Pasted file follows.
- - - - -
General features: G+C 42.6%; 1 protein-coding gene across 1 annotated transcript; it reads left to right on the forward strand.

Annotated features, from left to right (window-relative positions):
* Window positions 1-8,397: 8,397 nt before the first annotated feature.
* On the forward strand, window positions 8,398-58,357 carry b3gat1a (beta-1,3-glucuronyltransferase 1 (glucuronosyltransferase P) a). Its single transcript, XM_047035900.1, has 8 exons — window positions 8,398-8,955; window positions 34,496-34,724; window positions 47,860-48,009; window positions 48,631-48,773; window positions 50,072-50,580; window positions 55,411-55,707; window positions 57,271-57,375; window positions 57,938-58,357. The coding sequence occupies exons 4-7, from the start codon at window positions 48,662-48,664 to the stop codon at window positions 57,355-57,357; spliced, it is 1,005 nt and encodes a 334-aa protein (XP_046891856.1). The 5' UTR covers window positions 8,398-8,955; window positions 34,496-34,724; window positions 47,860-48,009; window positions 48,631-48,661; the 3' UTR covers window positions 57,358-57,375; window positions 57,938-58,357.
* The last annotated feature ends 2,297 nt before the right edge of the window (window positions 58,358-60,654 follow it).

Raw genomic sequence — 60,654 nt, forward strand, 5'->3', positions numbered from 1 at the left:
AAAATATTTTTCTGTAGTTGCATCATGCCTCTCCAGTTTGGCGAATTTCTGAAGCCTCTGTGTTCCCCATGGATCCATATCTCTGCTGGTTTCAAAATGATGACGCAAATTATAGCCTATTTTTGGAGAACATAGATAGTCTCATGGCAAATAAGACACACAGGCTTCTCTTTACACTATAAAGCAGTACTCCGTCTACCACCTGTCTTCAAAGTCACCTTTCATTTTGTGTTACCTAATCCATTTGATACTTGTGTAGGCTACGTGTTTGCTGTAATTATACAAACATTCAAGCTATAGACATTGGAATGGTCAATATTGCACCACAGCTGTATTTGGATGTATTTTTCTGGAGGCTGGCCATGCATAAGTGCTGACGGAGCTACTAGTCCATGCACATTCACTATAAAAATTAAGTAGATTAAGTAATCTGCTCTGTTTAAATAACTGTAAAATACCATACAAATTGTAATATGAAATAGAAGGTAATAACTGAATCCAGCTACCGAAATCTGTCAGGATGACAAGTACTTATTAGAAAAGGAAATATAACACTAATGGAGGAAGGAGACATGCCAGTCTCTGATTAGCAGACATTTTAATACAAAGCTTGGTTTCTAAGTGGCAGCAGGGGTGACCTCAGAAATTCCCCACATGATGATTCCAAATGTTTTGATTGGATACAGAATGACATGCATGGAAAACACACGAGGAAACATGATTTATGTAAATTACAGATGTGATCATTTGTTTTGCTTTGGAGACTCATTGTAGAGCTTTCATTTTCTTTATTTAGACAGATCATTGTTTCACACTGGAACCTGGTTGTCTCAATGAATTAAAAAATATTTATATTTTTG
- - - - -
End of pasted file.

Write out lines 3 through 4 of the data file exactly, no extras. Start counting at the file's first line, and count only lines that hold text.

* Window positions 1-8,397: 8,397 nt before the first annotated feature.
* On the forward strand, window positions 8,398-58,357 carry b3gat1a (beta-1,3-glucuronyltransferase 1 (glucuronosyltransferase P) a). Its single transcript, XM_047035900.1, has 8 exons — window positions 8,398-8,955; window positions 34,496-34,724; window positions 47,860-48,009; window positions 48,631-48,773; window positions 50,072-50,580; window positions 55,411-55,707; window positions 57,271-57,375; window positions 57,938-58,357. The coding sequence occupies exons 4-7, from the start codon at window positions 48,662-48,664 to the stop codon at window positions 57,355-57,357; spliced, it is 1,005 nt and encodes a 334-aa protein (XP_046891856.1). The 5' UTR covers window positions 8,398-8,955; window positions 34,496-34,724; window positions 47,860-48,009; window positions 48,631-48,661; the 3' UTR covers window positions 57,358-57,375; window positions 57,938-58,357.